Through Boniface’s hard work and patient teaching, the conversion of the Germanic pagan people began to take hold. Part of his success was due to the common links between his native Anglo-Saxon tongue and the dialects of the Teutonic tribes. Boniface constantly sought the advice of other bishops (particularly Bishop Daniel of Winchester). He was also wise in requesting the help of English monastics who came willingly to this land and established monasteries as centers of Christianity and learning.
Boniface’s evangelistic work was primarily for the conversion of pagans to the Christian faith, but he often encountered those who had at some time in the past been baptized but who had slipped back into the practices and beliefs of their pagan past. A famous story is told of Boniface’s dramatic methods of putting an end to pagan beliefs: he called a public assembly and with axes, he and his fellow missionaries cut down a sacred oak tree, dedicated to the god of Thunder, Thor. When the terrified people saw that nothing happened to those who had done this unthinkable thing, they held the missionaries in higher esteem, and when the oak wood was used for the building of a church on that same spot, many became Christians.
Boniface was eventually made a metropolitan (archbishop) and he expanded his organizing and reforming activities to the church in Gaul. His efforts were always more successful when he had the support and cooperation of the political leaders and they were often thwarted by the interference of civil authorities.
In 754, when he was nearly 80 years of age, Boniface desired to return to the place of his first mission work, Friscia. There, as he and a number of other monks were waiting on a river bank preparing for the baptism of some converts, they were suddenly attacked by a band of pagan warriors and Boniface and fifty others were killed. It is said that St. Boniface forbade the monks to shield him, willingly accepting martyrdom, and that he held up the Gospel book he was reading to protect it. The body of the missionary, along with the damaged book, were taken to the monastery he had founded in Fulda, where the relics still reside.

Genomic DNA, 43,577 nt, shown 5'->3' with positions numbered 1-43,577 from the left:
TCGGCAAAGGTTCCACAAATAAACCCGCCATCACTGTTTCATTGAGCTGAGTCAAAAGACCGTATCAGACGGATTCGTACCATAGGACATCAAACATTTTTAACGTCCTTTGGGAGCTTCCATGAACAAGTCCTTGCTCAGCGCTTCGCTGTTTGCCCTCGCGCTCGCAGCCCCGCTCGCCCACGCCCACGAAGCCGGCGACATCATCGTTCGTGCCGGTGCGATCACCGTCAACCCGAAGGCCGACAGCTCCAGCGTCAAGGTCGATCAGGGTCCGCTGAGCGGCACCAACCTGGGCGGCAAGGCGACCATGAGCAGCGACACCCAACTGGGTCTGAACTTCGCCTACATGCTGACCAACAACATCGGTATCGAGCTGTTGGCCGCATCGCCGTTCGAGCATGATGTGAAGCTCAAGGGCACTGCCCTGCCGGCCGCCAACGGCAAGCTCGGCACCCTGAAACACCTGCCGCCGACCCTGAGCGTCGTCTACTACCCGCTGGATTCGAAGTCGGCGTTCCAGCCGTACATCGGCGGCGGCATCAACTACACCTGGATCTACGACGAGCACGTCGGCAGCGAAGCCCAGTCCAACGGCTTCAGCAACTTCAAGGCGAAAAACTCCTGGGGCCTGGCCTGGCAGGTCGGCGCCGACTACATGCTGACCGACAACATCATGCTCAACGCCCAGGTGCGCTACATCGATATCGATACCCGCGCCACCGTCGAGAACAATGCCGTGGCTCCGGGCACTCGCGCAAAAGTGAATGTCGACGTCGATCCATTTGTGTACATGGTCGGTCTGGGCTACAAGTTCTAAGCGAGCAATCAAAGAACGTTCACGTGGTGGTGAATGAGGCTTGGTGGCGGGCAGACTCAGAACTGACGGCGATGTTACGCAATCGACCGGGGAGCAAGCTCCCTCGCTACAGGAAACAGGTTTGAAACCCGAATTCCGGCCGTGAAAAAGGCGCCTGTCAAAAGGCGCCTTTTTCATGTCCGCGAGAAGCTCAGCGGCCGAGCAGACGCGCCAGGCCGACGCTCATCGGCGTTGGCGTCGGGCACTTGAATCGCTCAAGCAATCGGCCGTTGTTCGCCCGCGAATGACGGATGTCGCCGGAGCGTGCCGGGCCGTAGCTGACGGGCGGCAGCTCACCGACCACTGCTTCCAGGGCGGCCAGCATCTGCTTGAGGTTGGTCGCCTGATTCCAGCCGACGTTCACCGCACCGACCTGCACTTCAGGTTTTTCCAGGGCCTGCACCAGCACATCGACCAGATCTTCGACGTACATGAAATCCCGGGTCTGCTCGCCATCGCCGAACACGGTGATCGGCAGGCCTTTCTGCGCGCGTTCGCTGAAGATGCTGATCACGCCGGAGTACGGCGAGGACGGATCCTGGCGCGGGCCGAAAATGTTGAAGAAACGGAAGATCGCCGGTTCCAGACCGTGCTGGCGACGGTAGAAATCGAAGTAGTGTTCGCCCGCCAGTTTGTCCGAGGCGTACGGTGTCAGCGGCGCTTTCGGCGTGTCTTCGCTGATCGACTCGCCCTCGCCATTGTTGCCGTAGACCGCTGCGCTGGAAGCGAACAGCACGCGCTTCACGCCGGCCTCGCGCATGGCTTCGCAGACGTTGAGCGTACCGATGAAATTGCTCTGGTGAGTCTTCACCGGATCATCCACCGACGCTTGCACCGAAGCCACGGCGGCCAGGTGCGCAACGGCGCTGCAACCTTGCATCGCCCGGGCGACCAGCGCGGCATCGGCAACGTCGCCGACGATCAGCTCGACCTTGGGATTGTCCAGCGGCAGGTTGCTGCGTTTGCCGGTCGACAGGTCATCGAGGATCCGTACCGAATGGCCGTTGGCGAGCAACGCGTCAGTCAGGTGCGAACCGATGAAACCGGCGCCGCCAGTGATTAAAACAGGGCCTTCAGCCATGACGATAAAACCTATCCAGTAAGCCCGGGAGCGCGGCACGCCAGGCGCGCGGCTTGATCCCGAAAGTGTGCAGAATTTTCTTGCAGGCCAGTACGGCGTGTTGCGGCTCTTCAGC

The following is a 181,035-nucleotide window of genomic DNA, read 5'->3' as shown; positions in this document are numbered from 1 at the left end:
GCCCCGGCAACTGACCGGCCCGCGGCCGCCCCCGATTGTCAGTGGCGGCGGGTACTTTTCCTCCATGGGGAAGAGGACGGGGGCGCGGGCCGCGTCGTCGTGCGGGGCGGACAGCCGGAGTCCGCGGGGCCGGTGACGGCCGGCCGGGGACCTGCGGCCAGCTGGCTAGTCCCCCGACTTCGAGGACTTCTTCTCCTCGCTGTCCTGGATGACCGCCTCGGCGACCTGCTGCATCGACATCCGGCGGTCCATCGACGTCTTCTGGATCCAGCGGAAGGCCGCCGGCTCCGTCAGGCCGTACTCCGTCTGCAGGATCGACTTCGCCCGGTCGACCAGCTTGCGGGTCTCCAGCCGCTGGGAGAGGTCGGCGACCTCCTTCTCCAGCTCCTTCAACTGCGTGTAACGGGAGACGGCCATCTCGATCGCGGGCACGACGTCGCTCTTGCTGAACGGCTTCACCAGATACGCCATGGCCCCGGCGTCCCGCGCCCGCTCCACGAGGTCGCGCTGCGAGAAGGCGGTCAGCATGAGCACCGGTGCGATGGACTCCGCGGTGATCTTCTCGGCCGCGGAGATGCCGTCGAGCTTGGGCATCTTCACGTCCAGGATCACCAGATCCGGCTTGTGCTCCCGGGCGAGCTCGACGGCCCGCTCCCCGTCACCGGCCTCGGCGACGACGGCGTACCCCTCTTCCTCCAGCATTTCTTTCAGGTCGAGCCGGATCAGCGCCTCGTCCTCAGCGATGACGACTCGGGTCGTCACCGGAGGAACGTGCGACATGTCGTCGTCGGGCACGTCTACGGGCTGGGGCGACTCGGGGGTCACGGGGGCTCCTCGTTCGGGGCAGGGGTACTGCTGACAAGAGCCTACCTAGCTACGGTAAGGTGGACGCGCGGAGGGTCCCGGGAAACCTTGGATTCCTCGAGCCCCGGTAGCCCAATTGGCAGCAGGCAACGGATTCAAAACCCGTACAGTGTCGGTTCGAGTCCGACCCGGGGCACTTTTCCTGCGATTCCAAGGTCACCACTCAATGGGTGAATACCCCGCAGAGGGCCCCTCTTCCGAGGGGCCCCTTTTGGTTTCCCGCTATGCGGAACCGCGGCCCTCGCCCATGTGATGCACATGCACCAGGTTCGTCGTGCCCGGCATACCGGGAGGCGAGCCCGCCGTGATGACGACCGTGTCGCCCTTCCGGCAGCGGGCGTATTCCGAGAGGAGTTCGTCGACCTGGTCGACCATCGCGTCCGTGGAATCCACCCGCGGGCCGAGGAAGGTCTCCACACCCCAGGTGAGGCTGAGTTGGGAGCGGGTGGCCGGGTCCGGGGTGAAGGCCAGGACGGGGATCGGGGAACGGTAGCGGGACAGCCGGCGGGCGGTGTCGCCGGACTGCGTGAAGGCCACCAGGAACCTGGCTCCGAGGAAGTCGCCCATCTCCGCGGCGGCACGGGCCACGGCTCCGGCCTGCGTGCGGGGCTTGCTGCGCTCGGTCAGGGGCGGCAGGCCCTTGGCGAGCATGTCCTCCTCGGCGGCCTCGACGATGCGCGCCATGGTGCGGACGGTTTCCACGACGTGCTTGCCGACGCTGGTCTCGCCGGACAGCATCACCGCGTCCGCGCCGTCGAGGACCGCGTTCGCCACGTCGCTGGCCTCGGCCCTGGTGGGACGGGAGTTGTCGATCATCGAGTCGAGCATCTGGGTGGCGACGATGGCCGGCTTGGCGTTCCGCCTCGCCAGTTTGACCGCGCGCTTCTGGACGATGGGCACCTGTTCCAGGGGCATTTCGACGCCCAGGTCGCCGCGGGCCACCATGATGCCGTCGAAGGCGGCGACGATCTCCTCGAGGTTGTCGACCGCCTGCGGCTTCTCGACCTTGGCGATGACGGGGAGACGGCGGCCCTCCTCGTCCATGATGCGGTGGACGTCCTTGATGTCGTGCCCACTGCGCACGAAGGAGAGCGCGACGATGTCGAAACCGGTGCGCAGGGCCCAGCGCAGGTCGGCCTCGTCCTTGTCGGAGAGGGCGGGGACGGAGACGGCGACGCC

St. Boniface has come to be known as the “Apostle to the Germans”. He has provided us with a remarkable example of zeal for the spreading of the gospel to those who have never heard it and the renewing of the faith in those who have fallen away. His example is one of untiring work in hostile and dangerous environments, patience in waiting for circumstances to become more favorable for evangelization, and wisdom in seeking t
St. Syncletike of Alexandria icon
Orthodox icon of Saint Syncletike (Sngletike, Syncletica) of Alexandria. Contemporary icon.
Commemorated: January 5th
Saint Syncletike was from Alexandria in Egypt. She lived eighty-three years in virginity and asceticism, and became the leader and teacher of many nuns. What Saint Anthony the Great was to men, she became to women: a model of mortification of the flesh, of patience in afflictions, and of wise instruction; for this, she is known a "Amma," a title corresponding to "Abba." Towards the end of her long life, she was stricken with an exceedingly painful disease, which she endured with faith and magnanimity. She reposed in the middle of the fourth century. It is said of Saint Syncletike that she was the virgin who hid Saint Athanasius from the Arians for more than a year in the environs of Alexandria, and it is to Saint Athanasius that her life is ascribed (PG 18:1488-1557).
St.Ia of Cornwall icon
Orthodox icon Saint Ia of Cornwall. Contemporary icon.
Commemorated February 3..
St. Ia or Hya was an Irish virgin of noble birth, who introduced Christianity to this area in the fifth century. She was among the followers of St. Barricius, who was a disciple of St. Patrick.
One day, St. Ia went to the seashore to depart for Cornwall from her native Ireland along with other Sts. Fingar and Piala. Finding that they had gone without her, and fearing that she was too young for such a hazardous journey, she was grief stricken and began to pray.
As she prayed, she noticed a leaf floating on the water and touched it with a rod to see if it would sink. As she looked, the leaf grew bigger and bigger. She realized that God had sent it to her and, trusting Him, she embarked upon the leaf and was carried across the Channel, reaching her destination before the others.
When the King of Cornwall learned that these blessed persons were preaching the Gospel of Christ, he had them put to death by the sword on the same day.